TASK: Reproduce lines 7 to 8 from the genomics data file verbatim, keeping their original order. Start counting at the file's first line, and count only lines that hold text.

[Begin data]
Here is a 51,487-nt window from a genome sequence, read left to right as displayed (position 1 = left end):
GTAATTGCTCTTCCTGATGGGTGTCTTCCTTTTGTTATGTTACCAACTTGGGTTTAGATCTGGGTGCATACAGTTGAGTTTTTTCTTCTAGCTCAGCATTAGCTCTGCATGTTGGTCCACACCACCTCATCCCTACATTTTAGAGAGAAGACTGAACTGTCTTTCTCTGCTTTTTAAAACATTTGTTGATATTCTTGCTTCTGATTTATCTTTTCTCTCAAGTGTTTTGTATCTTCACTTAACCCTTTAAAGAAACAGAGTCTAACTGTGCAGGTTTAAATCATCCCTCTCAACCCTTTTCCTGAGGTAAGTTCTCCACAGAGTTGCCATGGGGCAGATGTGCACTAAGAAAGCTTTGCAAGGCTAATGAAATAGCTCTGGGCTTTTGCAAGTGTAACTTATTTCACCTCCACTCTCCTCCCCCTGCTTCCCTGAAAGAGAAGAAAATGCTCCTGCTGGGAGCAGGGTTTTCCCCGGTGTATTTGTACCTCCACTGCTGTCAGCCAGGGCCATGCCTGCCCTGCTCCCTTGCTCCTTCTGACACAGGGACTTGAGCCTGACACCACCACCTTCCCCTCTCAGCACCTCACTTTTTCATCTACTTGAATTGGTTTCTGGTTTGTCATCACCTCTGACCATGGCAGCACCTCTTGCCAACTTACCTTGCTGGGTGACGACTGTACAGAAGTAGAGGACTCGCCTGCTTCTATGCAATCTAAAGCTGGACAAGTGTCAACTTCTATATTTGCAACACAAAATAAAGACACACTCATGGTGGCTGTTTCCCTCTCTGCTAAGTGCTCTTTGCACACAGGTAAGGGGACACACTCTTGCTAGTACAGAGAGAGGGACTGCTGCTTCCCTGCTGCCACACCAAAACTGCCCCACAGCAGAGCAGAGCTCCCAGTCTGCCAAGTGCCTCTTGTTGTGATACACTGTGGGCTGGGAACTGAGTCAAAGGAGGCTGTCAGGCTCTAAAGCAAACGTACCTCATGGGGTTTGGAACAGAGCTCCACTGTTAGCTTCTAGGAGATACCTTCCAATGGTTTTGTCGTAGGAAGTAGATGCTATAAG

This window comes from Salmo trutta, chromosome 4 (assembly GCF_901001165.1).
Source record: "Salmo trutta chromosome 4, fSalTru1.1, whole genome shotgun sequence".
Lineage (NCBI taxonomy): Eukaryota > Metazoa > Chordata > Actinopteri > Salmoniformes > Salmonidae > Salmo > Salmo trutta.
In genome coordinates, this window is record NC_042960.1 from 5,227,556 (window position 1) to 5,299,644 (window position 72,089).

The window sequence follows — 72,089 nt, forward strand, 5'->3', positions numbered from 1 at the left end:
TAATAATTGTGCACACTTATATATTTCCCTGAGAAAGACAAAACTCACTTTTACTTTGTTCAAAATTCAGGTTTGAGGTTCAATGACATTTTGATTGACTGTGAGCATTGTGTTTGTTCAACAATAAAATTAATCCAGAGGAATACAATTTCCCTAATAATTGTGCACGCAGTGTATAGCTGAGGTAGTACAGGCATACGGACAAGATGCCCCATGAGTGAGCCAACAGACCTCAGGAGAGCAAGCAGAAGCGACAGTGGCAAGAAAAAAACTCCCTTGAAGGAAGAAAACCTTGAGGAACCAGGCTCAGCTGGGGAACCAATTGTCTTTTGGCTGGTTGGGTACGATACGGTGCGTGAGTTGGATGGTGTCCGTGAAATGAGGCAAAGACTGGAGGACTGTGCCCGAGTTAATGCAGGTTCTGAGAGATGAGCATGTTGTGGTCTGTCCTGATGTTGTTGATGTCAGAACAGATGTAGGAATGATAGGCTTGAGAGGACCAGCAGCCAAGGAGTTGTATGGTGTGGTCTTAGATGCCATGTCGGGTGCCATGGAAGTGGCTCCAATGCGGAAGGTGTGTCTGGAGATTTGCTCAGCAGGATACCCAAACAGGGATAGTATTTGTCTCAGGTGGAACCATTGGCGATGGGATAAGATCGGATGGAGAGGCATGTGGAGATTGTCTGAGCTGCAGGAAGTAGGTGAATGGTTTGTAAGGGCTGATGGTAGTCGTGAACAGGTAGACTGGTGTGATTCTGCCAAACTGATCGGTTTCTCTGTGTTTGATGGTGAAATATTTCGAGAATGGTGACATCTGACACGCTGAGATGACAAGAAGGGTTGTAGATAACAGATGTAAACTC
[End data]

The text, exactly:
The window sequence follows — 72,089 nt, forward strand, 5'->3', positions numbered from 1 at the left end:
TAATAATTGTGCACACTTATATATTTCCCTGAGAAAGACAAAACTCACTTTTACTTTGTTCAAAATTCAGGTTTGAGGTTCAATGACATTTTGATTGACTGTGAGCATTGTGTTTGTTCAACAATAAAATTAATCCAGAGGAATACAATTTCCCTAATAATTGTGCACGCAGTGTATAGCTGAGGTAGTACAGGCATACGGACAAGATGCCCCATGAGTGAGCCAACAGACCTCAGGAGAGCAAGCAGAAGCGACAGTGGCAAGAAAAAAACTCCCTTGAAGGAAGAAAACCTTGAGGAACCAGGCTCAGCTGGGGAACCAATTGTCTTTTGGCTGGTTGGGTACGATACGGTGCGTGAGTTGGATGGTGTCCGTGAAATGAGGCAAAGACTGGAGGACTGTGCCCGAGTTAATGCAGGTTCTGAGAGATGAGCATGTTGTGGTCTGTCCTGATGTTGTTGATGTCAGAACAGATGTAGGAATGATAGGCTTGAGAGGACCAGCAGCCAAGGAGTTGTATGGTGTGGTCTTAGATGCCATGTCGGGTGCCATGGAAGTGGCTCCAATGCGGAAGGTGTGTCTGGAGATTTGCTCAGCAGGATACCCAAACAGGGATAGTATTTGTCTCAGGTGGAACCATTGGCGATGGGATAAGATCGGATGGAGAGGCATGTGGAGATTGTCTGAGCTGCAGGAAGTAGGTGAATGGTTTGTAAGGGCTGATGGTAGTCGTGAACAGGTAGACTGGTGTGATTCTGCCAAACTGATCGGTTTCTCTGTGTTTGATGGTGAAATATTTCGAGAATGGTGACATCTGACACGCTGAGATGACAAGAAGGGTTGTAGATAACAGATGTAAACTC